An online mapping project (from 2017) has been tabled until Norwich Trails have means to properly support it and present it to the public. The new Norwich Trails web site may eventually facilitate that goal, but until then we are able to access an early Beta version of the map, which is useful for exploring the possibilities.
Click through to access the current online map version (in a separate browser tab).
This online map is available thanks to the efforts of a Norwich Trails Committee volunteer, who has kept the map available for viewing at an ESRI (online mapping software) account. When viewing the map, one can try out a lot of different settings (some of which are listed below), but one cannot save any changes.
Map intro (and a few things to try):
- There is a toolbar below the “Norwich Trails Beta” map title. Two of these are functionally useful for viewer (the rest are available only to the account owner). You can click on the Details toolbar item to hide or show the Details panel which is on the left of the map.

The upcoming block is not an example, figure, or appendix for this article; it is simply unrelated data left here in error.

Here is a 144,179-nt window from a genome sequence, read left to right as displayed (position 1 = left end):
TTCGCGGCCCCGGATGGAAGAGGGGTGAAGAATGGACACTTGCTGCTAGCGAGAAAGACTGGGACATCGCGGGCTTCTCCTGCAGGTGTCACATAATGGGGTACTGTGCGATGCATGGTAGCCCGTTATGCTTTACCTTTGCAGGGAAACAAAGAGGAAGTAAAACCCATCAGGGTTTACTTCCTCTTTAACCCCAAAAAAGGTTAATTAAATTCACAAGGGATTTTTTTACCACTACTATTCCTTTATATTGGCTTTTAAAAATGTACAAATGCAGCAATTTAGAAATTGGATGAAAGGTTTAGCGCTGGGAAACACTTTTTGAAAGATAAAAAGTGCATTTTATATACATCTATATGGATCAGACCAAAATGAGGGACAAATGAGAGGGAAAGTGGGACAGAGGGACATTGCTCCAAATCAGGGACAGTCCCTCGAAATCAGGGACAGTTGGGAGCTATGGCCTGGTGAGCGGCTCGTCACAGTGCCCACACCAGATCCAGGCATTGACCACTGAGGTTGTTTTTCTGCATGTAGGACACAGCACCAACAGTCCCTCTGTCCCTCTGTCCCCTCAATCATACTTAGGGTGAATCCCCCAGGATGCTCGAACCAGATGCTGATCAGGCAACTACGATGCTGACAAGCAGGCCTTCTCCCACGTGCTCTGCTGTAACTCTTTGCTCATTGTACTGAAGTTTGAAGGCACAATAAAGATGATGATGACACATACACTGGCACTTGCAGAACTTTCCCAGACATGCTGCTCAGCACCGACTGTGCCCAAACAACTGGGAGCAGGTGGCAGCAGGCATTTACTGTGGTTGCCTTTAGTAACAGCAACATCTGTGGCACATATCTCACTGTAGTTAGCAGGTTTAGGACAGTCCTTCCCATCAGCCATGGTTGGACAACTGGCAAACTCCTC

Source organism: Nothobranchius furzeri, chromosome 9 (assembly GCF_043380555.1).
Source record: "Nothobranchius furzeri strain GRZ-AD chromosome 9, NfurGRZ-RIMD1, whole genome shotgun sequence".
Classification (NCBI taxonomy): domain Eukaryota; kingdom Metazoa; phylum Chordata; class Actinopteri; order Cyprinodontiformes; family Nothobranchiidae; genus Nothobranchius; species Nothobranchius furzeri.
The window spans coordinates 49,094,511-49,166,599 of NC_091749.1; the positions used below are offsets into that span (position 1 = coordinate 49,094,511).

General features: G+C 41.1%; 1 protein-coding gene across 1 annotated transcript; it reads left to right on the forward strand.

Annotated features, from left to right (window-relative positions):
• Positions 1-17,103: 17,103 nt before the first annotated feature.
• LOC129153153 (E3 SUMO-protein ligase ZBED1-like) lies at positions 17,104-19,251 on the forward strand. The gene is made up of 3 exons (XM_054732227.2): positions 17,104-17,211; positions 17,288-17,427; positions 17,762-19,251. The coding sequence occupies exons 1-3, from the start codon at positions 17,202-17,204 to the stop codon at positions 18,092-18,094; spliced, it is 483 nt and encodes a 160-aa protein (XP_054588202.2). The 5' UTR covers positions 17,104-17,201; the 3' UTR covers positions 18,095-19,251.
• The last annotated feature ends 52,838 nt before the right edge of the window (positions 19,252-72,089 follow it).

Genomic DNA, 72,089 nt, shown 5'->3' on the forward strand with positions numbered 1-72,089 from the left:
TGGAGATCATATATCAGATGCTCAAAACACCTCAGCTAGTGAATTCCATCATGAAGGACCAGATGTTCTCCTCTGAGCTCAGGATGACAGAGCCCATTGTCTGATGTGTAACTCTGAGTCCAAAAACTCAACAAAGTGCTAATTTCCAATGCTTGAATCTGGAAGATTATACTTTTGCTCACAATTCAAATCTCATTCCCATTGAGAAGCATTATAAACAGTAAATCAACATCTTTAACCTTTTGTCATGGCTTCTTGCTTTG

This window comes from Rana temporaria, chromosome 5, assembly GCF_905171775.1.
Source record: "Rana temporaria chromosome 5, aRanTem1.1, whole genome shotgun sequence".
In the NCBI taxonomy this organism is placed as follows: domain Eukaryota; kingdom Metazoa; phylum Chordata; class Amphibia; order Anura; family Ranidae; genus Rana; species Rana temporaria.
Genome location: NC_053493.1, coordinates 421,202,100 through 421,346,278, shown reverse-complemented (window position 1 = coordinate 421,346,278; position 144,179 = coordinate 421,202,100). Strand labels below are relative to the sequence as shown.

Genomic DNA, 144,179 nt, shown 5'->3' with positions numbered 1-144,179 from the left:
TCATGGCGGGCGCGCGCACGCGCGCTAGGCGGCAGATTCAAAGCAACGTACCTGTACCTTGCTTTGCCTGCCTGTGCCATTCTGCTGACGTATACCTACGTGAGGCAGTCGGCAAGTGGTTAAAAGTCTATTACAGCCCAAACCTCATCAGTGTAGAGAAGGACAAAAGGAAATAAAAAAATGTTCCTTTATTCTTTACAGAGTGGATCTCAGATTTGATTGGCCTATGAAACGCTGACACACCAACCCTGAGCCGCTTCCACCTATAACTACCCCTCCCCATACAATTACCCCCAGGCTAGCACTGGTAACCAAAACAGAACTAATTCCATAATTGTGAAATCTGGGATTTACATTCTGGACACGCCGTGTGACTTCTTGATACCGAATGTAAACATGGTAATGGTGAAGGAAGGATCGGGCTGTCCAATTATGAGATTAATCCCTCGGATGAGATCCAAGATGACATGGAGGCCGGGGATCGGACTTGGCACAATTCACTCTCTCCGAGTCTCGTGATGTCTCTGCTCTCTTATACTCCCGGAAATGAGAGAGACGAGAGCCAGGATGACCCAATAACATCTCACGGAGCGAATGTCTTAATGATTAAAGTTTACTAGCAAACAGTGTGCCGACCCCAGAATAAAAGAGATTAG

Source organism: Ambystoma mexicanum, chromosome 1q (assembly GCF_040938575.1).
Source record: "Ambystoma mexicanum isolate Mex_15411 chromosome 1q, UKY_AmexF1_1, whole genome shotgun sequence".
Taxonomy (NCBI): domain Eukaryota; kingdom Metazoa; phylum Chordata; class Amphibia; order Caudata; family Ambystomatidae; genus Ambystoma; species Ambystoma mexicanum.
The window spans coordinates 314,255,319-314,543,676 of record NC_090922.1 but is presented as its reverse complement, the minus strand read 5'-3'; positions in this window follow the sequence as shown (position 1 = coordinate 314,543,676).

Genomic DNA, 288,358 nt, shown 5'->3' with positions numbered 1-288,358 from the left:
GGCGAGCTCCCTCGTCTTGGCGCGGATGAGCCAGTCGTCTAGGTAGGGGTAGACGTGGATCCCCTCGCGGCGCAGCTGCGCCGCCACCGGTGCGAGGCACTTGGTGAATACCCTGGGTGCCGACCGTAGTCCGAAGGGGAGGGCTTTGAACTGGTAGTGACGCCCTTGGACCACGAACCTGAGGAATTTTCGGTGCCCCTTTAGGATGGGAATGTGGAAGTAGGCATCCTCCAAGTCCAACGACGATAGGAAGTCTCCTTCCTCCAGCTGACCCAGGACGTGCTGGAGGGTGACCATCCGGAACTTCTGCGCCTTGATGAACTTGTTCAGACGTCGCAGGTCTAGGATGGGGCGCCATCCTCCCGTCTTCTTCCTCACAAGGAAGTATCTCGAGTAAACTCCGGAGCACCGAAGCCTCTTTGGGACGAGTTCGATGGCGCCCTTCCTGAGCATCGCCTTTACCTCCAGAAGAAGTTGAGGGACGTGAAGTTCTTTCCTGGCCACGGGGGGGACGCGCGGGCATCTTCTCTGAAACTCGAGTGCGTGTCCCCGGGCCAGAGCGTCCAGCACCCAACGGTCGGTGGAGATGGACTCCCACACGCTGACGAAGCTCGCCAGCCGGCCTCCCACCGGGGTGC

- The Details pane lets you manipulate many attributes of the viewed map. There is a slider control on the right edge of the pane, which allows it to be resized. Details actually consists of 3 sub-panes: About, Content and Legend. Legend is what you see by default, and provides some (fairly cryptic) help about the map symbology. About provides some general information about the online mapping project. Content controls how some underlying data is rendered on the map. We will dig into some of these capabilities, but first we need to review a couple of additional high-level notions.
- The map itself consists of a Basemap plus a number of distinct, data-driven overlays (called layers). The current Basemap is “Imagery”, which is a satellite view of the Norwich area. Clicking on the Basemap Toolbar item shows a palette of Basemap choices. Select a few – which are most useful?
- Layers – there are 8 of them, the key ones are Trails, Core Areas and Touch Parcels. The others are less useful for now. Clicking the checkboxes enable or disable the viewing of each layer. Try it – a good one to disable is the WaterAreas layer, as it’s not particularly useful.
- Switch back to the Legend pane, which may make more sense now that the layers being rendered have been introduced.
Interesting layer manipulations to try (TODO):
- General layer attributes (transparency, legend, backing data).
- Core areas
- Touch Parcels